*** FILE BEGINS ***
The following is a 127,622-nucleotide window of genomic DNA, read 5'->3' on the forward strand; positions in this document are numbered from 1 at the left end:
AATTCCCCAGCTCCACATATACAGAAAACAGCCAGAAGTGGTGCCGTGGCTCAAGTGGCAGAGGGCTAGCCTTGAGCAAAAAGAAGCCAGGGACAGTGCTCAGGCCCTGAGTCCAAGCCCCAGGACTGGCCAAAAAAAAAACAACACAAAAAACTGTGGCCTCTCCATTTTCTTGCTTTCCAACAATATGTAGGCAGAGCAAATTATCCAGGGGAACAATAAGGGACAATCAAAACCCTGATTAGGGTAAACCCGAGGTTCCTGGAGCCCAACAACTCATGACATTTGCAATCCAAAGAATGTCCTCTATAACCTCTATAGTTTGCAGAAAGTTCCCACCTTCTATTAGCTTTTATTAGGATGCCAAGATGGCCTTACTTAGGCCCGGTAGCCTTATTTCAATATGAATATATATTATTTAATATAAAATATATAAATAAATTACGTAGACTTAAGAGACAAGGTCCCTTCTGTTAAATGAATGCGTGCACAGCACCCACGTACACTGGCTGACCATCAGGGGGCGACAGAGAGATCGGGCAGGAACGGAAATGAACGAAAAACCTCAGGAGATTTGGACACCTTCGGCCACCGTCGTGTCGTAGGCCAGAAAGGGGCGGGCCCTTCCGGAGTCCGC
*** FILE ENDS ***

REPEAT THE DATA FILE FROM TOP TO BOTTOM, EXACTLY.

The following is a 127,622-nucleotide window of genomic DNA, read 5'->3' on the forward strand; positions in this document are numbered from 1 at the left end:
AATTCCCCAGCTCCACATATACAGAAAACAGCCAGAAGTGGTGCCGTGGCTCAAGTGGCAGAGGGCTAGCCTTGAGCAAAAAGAAGCCAGGGACAGTGCTCAGGCCCTGAGTCCAAGCCCCAGGACTGGCCAAAAAAAAAACAACACAAAAAACTGTGGCCTCTCCATTTTCTTGCTTTCCAACAATATGTAGGCAGAGCAAATTATCCAGGGGAACAATAAGGGACAATCAAAACCCTGATTAGGGTAAACCCGAGGTTCCTGGAGCCCAACAACTCATGACATTTGCAATCCAAAGAATGTCCTCTATAACCTCTATAGTTTGCAGAAAGTTCCCACCTTCTATTAGCTTTTATTAGGATGCCAAGATGGCCTTACTTAGGCCCGGTAGCCTTATTTCAATATGAATATATATTATTTAATATAAAATATATAAATAAATTACGTAGACTTAAGAGACAAGGTCCCTTCTGTTAAATGAATGCGTGCACAGCACCCACGTACACTGGCTGACCATCAGGGGGCGACAGAGAGATCGGGCAGGAACGGAAATGAACGAAAAACCTCAGGAGATTTGGACACCTTCGGCCACCGTCGTGTCGTAGGCCAGAAAGGGGCGGGCCCTTCCGGAGTCCGC